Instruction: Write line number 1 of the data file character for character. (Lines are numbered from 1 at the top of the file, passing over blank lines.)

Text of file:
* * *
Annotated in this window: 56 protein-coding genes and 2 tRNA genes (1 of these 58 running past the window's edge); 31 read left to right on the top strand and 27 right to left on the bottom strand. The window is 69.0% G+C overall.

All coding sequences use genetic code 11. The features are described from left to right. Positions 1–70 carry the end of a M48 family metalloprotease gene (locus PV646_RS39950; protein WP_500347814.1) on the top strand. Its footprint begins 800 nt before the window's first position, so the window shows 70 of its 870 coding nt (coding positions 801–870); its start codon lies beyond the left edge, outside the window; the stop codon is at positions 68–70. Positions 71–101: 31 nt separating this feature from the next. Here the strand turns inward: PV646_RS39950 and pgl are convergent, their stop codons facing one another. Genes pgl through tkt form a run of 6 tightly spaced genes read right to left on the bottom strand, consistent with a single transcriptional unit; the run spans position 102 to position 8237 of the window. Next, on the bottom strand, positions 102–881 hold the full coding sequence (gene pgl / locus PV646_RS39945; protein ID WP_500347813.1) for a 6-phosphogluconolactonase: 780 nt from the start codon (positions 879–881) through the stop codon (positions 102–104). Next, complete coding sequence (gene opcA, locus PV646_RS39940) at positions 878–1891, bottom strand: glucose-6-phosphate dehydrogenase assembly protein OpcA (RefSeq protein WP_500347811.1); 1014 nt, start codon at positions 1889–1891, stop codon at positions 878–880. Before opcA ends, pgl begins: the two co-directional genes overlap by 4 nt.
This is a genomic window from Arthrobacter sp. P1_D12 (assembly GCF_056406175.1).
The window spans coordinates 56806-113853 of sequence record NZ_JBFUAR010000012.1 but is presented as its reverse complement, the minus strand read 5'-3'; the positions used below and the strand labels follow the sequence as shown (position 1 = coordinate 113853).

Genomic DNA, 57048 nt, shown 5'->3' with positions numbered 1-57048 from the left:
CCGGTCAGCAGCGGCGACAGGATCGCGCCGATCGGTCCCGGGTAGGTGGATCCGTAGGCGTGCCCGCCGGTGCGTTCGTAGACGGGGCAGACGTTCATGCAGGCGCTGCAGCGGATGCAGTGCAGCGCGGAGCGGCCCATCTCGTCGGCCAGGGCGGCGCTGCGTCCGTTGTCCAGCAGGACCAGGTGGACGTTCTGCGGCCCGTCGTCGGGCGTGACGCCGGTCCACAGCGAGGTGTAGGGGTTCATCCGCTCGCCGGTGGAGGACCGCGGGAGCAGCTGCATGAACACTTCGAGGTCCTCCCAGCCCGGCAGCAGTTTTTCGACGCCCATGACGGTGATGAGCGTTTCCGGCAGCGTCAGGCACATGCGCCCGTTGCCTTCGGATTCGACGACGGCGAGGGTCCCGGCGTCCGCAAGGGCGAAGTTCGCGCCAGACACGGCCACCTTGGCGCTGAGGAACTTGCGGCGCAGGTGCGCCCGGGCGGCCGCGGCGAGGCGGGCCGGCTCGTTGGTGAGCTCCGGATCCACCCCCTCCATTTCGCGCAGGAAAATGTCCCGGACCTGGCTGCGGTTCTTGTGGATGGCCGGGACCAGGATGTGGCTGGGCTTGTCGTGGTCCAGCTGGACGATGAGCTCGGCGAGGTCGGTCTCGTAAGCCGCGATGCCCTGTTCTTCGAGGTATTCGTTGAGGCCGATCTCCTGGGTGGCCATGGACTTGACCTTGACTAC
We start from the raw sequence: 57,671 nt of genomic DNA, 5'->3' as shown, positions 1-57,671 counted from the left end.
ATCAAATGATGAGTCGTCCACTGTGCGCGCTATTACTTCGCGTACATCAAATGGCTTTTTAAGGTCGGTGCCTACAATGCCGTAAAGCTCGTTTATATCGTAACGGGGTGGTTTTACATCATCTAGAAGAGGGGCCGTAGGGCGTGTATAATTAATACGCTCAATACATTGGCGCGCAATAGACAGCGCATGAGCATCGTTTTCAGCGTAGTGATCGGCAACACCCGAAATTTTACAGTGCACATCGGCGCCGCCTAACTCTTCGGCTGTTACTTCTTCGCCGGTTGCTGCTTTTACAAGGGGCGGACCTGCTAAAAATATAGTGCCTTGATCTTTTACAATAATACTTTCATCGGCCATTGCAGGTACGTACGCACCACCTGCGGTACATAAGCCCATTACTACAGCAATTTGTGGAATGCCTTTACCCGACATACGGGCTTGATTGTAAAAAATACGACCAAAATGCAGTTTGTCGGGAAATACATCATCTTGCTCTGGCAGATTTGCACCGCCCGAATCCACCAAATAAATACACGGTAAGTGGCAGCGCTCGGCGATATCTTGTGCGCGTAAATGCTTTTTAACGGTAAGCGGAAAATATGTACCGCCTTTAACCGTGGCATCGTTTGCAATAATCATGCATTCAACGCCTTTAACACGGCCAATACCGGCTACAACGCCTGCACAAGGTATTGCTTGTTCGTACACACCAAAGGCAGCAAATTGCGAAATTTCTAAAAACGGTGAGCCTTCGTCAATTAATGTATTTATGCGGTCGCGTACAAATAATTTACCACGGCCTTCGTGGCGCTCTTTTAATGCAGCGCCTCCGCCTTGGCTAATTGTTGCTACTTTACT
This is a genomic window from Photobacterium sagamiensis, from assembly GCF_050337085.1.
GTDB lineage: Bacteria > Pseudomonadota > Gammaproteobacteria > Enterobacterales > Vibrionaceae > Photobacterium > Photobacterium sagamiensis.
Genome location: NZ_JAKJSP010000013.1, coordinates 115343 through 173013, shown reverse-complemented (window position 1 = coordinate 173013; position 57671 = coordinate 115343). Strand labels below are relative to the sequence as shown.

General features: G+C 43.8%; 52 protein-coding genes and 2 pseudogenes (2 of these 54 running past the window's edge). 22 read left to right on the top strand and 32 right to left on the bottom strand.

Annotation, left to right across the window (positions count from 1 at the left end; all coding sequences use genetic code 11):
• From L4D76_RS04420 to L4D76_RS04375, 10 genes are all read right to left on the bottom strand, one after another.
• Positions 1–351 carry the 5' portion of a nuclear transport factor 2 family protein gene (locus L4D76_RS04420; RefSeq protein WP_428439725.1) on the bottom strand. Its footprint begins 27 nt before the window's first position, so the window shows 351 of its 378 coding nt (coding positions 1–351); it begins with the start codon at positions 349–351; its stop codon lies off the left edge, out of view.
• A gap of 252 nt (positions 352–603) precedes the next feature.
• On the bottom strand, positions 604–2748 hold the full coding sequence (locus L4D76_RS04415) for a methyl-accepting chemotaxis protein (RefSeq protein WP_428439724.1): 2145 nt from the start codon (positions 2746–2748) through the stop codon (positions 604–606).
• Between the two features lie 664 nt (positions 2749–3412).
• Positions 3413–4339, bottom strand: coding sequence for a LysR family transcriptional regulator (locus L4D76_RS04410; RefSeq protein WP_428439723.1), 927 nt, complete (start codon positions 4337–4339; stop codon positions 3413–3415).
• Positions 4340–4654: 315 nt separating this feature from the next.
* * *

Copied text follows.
Annotated in this window: 56 protein-coding genes and 2 tRNA genes (1 of these 58 running past the window's edge); 31 read left to right on the top strand and 27 right to left on the bottom strand. The window is 69.0% G+C overall.